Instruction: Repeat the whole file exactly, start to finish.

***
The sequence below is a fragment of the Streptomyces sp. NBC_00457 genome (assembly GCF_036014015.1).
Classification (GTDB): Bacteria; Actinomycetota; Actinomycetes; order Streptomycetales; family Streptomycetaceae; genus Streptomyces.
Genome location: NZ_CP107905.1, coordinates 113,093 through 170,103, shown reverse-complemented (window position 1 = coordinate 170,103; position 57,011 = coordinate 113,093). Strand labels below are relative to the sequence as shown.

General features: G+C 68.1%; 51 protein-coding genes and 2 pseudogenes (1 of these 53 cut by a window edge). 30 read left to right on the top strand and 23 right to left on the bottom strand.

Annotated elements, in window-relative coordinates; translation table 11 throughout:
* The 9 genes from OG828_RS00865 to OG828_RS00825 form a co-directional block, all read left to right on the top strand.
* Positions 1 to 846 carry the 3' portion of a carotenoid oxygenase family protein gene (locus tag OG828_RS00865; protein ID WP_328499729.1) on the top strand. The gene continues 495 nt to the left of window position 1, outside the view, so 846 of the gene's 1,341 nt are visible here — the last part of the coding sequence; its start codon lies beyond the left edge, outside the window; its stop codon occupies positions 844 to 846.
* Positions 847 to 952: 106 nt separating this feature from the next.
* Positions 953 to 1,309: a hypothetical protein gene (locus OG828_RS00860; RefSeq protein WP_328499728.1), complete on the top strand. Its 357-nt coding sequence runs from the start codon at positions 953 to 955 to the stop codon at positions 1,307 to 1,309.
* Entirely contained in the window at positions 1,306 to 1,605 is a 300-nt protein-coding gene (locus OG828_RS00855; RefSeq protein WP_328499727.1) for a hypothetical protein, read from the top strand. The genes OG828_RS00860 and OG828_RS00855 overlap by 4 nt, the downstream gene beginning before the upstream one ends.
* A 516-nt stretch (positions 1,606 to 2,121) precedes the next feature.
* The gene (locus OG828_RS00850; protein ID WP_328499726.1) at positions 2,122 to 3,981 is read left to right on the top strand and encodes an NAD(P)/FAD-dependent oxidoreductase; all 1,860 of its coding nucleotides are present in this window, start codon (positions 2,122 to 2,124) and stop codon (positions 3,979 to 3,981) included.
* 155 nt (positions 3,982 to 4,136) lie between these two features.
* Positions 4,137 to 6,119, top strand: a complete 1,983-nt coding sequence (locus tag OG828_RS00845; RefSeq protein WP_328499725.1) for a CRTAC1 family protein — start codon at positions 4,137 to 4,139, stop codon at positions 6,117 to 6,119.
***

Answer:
The sequence below is a fragment of the Streptomyces sp. NBC_00457 genome (assembly GCF_036014015.1).
Classification (GTDB): Bacteria; Actinomycetota; Actinomycetes; order Streptomycetales; family Streptomycetaceae; genus Streptomyces.
Genome location: NZ_CP107905.1, coordinates 113,093 through 170,103, shown reverse-complemented (window position 1 = coordinate 170,103; position 57,011 = coordinate 113,093). Strand labels below are relative to the sequence as shown.

General features: G+C 68.1%; 51 protein-coding genes and 2 pseudogenes (1 of these 53 cut by a window edge). 30 read left to right on the top strand and 23 right to left on the bottom strand.

Annotated elements, in window-relative coordinates; translation table 11 throughout:
* The 9 genes from OG828_RS00865 to OG828_RS00825 form a co-directional block, all read left to right on the top strand.
* Positions 1 to 846 carry the 3' portion of a carotenoid oxygenase family protein gene (locus tag OG828_RS00865; protein ID WP_328499729.1) on the top strand. The gene continues 495 nt to the left of window position 1, outside the view, so 846 of the gene's 1,341 nt are visible here — the last part of the coding sequence; its start codon lies beyond the left edge, outside the window; its stop codon occupies positions 844 to 846.
* Positions 847 to 952: 106 nt separating this feature from the next.
* Positions 953 to 1,309: a hypothetical protein gene (locus OG828_RS00860; RefSeq protein WP_328499728.1), complete on the top strand. Its 357-nt coding sequence runs from the start codon at positions 953 to 955 to the stop codon at positions 1,307 to 1,309.
* Entirely contained in the window at positions 1,306 to 1,605 is a 300-nt protein-coding gene (locus OG828_RS00855; RefSeq protein WP_328499727.1) for a hypothetical protein, read from the top strand. The genes OG828_RS00860 and OG828_RS00855 overlap by 4 nt, the downstream gene beginning before the upstream one ends.
* A 516-nt stretch (positions 1,606 to 2,121) precedes the next feature.
* The gene (locus OG828_RS00850; protein ID WP_328499726.1) at positions 2,122 to 3,981 is read left to right on the top strand and encodes an NAD(P)/FAD-dependent oxidoreductase; all 1,860 of its coding nucleotides are present in this window, start codon (positions 2,122 to 2,124) and stop codon (positions 3,979 to 3,981) included.
* 155 nt (positions 3,982 to 4,136) lie between these two features.
* Positions 4,137 to 6,119, top strand: a complete 1,983-nt coding sequence (locus tag OG828_RS00845; RefSeq protein WP_328499725.1) for a CRTAC1 family protein — start codon at positions 4,137 to 4,139, stop codon at positions 6,117 to 6,119.